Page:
New York City has had a rough few years. During the pandemic, it lost four percent of its population—almost 350,000 people. It had a historic crime surge, particularly violent crime. Buildings stayed empty as people continued to work from home. Pundits all over the world declared New York over.
Last year, into that breach, stepped a new mayor: Eric Adams.
Adams—a former cop who grew up in a rat-infested tenement in Bushwick—was elected on the promise of not just bringing back New York, but also of reviving an old type of Democrat that today feels like an endangered species: a practical, personable, no-bullshit type of politician. As one congressman put it: “He’s an antidote to the party’s likability problem.”
After a year in his role, has Mayor Eric Adams lived up to the hype?
Has he fulfilled his promise to make the city safer? How will he address major educational setbacks in public schools? Does New York City risk becoming like San Francisco? What does he really think of AOC? And is his brand of politics winnable nationally for the Democrats?
BW: Are you worried that New York could become the next San Francisco or the next Los Angeles? Or is that an overblown fear?
EA: No, I’m not worried, because the mayor is Eric Adams. I’ve been in San Francisco. I’ve been in Los Angeles. I’ve been in other places where they’re trying hard to deal with this issue. But I was taking a new approach and a different approach: engagement. We went after those who were living on our streets. You’re not seeing that over-proliferation of tents and encampments in this city. In places like Tompkins Square Park, we’ve done several initiatives. We got the loudest and the most organized pushback and attacked me, said I was inhumane. No, let me tell you what’s inhumane: allowing people to live in that condition when they can’t make decisions on their own. And I refuse to do so. And you saw what we’ve done. Five thousand encampments were cleaned up on the street. We gave people care. We gave them options to care. And that is the humane way to do it. And so this will never become like San Francisco as long as I’m the mayor of this city and with the agencies that I’ve given clear instructions to.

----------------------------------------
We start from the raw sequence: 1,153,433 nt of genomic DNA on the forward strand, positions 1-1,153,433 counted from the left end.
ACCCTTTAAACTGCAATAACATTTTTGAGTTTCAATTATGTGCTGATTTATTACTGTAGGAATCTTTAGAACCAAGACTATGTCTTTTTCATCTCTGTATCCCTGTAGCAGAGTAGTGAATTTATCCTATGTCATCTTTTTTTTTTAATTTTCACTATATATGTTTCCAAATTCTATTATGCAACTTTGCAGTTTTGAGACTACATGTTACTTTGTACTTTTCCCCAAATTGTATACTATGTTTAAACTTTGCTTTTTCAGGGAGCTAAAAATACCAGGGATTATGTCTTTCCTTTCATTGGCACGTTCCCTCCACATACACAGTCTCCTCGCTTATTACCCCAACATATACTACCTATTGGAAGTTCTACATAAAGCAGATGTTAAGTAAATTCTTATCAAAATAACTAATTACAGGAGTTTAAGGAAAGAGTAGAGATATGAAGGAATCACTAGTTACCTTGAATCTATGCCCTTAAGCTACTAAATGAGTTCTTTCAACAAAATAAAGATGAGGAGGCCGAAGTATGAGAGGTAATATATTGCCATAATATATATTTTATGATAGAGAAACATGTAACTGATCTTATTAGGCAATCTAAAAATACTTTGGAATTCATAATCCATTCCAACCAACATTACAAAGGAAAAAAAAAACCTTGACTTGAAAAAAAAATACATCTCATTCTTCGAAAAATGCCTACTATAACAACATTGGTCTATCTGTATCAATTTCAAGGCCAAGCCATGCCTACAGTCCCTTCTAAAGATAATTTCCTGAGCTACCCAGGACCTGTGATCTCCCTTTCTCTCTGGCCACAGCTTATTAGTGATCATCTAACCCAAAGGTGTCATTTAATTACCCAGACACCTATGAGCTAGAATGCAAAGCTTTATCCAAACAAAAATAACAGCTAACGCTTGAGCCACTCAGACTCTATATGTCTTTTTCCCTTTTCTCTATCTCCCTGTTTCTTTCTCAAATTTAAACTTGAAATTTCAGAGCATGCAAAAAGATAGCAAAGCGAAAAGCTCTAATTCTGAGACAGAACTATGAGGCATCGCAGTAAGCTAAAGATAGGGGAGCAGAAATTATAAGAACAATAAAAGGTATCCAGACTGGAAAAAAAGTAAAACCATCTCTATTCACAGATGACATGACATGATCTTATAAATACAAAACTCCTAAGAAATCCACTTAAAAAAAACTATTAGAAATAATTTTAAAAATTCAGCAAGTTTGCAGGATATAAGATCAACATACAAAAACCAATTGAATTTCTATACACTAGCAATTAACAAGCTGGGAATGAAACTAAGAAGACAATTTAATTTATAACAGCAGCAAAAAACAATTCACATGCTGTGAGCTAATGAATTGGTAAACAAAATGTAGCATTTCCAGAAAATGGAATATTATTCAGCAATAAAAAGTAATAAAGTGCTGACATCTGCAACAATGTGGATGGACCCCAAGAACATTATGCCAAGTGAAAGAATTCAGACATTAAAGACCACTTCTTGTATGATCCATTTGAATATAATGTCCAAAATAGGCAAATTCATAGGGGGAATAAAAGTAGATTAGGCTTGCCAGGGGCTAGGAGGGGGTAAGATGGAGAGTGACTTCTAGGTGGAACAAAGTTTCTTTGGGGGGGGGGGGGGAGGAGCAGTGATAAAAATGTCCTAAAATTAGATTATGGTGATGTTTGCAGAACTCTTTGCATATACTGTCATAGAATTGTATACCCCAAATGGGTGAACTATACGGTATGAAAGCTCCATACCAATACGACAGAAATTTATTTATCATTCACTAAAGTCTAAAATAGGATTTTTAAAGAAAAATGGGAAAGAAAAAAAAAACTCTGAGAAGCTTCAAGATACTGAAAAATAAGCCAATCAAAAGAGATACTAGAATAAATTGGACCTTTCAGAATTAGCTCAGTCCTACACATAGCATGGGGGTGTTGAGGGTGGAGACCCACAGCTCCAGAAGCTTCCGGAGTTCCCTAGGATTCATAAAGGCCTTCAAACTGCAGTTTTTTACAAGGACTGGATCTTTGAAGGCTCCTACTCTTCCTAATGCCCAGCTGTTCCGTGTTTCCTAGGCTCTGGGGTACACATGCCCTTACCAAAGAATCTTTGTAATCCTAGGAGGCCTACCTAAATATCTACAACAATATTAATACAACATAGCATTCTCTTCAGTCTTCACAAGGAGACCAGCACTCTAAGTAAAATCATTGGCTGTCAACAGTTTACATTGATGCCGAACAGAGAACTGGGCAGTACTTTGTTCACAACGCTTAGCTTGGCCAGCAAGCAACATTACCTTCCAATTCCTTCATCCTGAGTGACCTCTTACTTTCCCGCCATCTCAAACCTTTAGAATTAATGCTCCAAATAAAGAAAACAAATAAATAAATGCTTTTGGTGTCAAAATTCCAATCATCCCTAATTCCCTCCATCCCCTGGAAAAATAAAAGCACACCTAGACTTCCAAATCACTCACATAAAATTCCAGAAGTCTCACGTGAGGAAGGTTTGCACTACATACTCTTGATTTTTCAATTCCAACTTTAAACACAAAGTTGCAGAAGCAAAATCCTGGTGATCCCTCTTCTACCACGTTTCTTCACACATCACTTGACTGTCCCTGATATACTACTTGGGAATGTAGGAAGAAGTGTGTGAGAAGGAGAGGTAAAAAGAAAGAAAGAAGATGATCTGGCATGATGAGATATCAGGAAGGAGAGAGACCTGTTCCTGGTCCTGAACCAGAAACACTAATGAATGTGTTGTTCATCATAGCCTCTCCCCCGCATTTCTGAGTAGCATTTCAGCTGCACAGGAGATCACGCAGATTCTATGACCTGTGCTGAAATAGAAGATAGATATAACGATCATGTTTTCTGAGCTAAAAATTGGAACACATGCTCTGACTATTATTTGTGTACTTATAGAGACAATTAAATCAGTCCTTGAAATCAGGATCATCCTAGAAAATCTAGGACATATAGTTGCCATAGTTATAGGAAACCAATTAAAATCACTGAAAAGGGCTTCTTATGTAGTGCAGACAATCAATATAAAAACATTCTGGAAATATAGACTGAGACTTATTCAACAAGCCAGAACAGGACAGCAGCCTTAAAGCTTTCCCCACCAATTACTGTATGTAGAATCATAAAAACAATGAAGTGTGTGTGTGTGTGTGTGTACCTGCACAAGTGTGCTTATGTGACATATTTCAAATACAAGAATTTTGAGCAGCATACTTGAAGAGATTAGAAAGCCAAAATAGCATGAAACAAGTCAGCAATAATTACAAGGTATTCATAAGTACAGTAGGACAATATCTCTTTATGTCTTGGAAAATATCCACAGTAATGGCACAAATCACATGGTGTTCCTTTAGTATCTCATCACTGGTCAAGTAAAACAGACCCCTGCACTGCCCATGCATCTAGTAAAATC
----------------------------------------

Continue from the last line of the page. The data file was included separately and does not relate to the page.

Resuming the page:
BW: In his State of the Union address this year, Joe Biden’s big headline-making line was when he said “It’s time to refund the police.” Got a big applause. It’s what everyone was talking about. Was that the Democratic Party, or the leadership of the Democratic Party, admitting that it let things go too far? And that the talk, at least on the progressive wing of the party, about defunding or abolishing the police was foolish and has actually made the poorest Americans more vulnerable? Did you see that as a watershed moment?
EA: Yes, I did. But I also felt that that was the second level of the watershed moment. The real watershed moment happened when I won the Democratic primary and then won the election in November. My statement was clear: unlike so many who were running, talking about “defunding” and even in some cases in the country, disbanding. And I refused to succumb to the philosophical approach to public safety. We had to do intervention, prevention. Public safety is a prerequisite to prosperity, and we could have it with justice. I committed my life to doing that. And I think the president is a blue collar mayor—blue collar president—I’m a blue collar mayor. But let’s be clear on something. It was not the progressive wing of our party. It was the far-left wing of our party who are smaller in number, louder in voice, and that live, for the most part, on social media. And they believe they can govern through a tweet instead of governing on the streets, as I like to say. The overwhelming number of Democrats had a clear practice in funding police departments, knowing that it impacts communities of color the most when you have high level of crime. I believe that too many of the tabloids played into the far left of our party and did not listen to the everyday Democrat who understood there’s a balance with public safety and justice.
BW: Mayor, it’s always struck me as strange that the notion of being tough on crime is perceived as a conservative position when the people who are most harmed by crime are poor and minority communities, not the people that live in high-rises with doormen buildings who can afford to go to the Hamptons if the city goes south. How did it become the Democratic position to be, quote, soft on crime? Why is it a conservative position to be otherwise?